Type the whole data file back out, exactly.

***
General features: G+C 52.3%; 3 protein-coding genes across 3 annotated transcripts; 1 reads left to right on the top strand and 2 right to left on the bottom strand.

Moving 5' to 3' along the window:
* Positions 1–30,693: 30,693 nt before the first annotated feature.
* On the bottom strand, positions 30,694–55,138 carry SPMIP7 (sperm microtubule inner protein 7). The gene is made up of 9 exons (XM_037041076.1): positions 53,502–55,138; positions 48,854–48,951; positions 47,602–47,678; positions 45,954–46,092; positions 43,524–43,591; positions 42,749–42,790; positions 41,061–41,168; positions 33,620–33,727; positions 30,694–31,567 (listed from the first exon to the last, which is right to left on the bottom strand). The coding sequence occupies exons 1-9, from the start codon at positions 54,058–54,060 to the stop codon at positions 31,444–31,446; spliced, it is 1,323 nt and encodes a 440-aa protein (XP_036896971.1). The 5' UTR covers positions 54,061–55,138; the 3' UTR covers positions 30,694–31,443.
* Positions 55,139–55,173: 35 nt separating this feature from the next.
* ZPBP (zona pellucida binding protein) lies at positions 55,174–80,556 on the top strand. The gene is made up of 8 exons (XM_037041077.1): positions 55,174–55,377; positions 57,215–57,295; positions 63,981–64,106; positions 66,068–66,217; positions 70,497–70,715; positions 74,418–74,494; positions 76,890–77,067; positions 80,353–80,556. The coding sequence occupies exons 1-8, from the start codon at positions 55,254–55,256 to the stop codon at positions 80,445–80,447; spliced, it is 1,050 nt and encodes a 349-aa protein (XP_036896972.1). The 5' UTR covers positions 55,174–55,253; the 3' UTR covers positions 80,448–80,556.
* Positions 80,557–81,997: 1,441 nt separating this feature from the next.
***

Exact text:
General features: G+C 52.3%; 3 protein-coding genes across 3 annotated transcripts; 1 reads left to right on the top strand and 2 right to left on the bottom strand.

Moving 5' to 3' along the window:
* Positions 1–30,693: 30,693 nt before the first annotated feature.
* On the bottom strand, positions 30,694–55,138 carry SPMIP7 (sperm microtubule inner protein 7). The gene is made up of 9 exons (XM_037041076.1): positions 53,502–55,138; positions 48,854–48,951; positions 47,602–47,678; positions 45,954–46,092; positions 43,524–43,591; positions 42,749–42,790; positions 41,061–41,168; positions 33,620–33,727; positions 30,694–31,567 (listed from the first exon to the last, which is right to left on the bottom strand). The coding sequence occupies exons 1-9, from the start codon at positions 54,058–54,060 to the stop codon at positions 31,444–31,446; spliced, it is 1,323 nt and encodes a 440-aa protein (XP_036896971.1). The 5' UTR covers positions 54,061–55,138; the 3' UTR covers positions 30,694–31,443.
* Positions 55,139–55,173: 35 nt separating this feature from the next.
* ZPBP (zona pellucida binding protein) lies at positions 55,174–80,556 on the top strand. The gene is made up of 8 exons (XM_037041077.1): positions 55,174–55,377; positions 57,215–57,295; positions 63,981–64,106; positions 66,068–66,217; positions 70,497–70,715; positions 74,418–74,494; positions 76,890–77,067; positions 80,353–80,556. The coding sequence occupies exons 1-8, from the start codon at positions 55,254–55,256 to the stop codon at positions 80,445–80,447; spliced, it is 1,050 nt and encodes a 349-aa protein (XP_036896972.1). The 5' UTR covers positions 55,174–55,253; the 3' UTR covers positions 80,448–80,556.
* Positions 80,557–81,997: 1,441 nt separating this feature from the next.